Trouble is that Smart Displays were hobbled almost from the start because they had terrible implications for the number of Windows licences Microsoft could sell. A Smart Display doesn't need a whole Windows XP licence, because it's just a little screen with a wireless connection, and no hard disk. It needs only a cheap Windows CE (the "embedded" version of Windows) licence. You could imagine a rather neat setup where a family could buy a high-powered machine and get a few Smart Displays that would all connect, and you could all access your data remotely all over the house. After all, Windows XP is multi-user, right?

Unfortunately such ideas brought the Windows licensing people at Microsoft out in hives. What! Sell four or five lousy CE licences instead of the same number of Windows ones? That's financially insane, even if technologically neat.

So Smart Displays were hobbled: only one person at a time could use a PC with a Smart Display attached. If you stuck a monitor to the main box, you'd just see a black screen. Mad, quite mad, and the idea quietly died late last year.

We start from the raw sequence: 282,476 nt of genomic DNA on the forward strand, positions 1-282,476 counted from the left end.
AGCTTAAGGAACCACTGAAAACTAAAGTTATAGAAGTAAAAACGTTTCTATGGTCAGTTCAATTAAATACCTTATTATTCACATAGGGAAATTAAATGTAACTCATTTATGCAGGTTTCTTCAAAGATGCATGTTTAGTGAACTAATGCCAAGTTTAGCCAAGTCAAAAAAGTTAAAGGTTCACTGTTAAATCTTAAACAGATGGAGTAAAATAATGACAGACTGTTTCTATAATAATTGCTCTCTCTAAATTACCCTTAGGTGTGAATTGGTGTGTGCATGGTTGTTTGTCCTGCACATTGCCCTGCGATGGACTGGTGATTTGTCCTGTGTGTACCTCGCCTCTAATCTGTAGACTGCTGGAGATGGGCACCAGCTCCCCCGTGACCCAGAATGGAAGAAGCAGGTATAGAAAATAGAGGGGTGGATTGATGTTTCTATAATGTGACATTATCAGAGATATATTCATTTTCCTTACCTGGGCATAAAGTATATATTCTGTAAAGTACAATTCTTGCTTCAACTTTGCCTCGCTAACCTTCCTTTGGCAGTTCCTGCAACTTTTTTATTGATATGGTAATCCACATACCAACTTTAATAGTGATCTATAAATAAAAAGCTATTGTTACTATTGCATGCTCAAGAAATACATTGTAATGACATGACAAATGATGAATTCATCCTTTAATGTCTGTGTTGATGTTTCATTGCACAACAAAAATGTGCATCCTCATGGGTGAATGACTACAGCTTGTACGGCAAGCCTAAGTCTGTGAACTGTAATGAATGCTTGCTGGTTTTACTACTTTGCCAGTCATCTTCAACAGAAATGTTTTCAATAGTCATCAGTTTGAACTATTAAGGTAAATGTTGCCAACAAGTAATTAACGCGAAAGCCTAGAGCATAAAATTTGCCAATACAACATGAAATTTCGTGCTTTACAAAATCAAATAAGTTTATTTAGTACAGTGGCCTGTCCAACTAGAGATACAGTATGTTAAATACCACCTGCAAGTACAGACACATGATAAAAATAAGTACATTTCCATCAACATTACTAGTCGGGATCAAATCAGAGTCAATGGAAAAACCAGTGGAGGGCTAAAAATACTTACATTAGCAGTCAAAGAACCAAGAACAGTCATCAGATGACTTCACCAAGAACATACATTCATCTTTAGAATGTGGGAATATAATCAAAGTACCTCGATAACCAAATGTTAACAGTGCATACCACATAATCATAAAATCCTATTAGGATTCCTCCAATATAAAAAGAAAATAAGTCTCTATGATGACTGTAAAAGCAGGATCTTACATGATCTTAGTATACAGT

Next there's the Tablet PC, which is a step up from Smart Displays because it really is a self-contained PC. Gates has said loudly that it'll be the most popular form of PC sold in the US by 2007 or so. However, he's hardly helping it along by pricing the Tablet version of XP higher than the standard version of the operating system - meaning that manufacturers, who are already struggling with the higher costs of upgrading factories and persuading customers to try an entirely new computer shape, have to pay more for their licences. Jim Wong, the head of the products group at the PC (and Tablet) maker Acer, called the situation "a mess": the result is that Tablets cost about $500 more than standard laptops, because people have been making laptops for absolutely ages. Tablets, though, are a new game. Standard marketing methods would suggest it's wise, if you're trying to draw people towards a new market, to lower the price. No such luck; Microsoft's implacable Windows licensing managers hold sway, because they aren't interested in growth or new markets; they want to protect the company's revenues. Don't forget - 17 per cent revenue growth.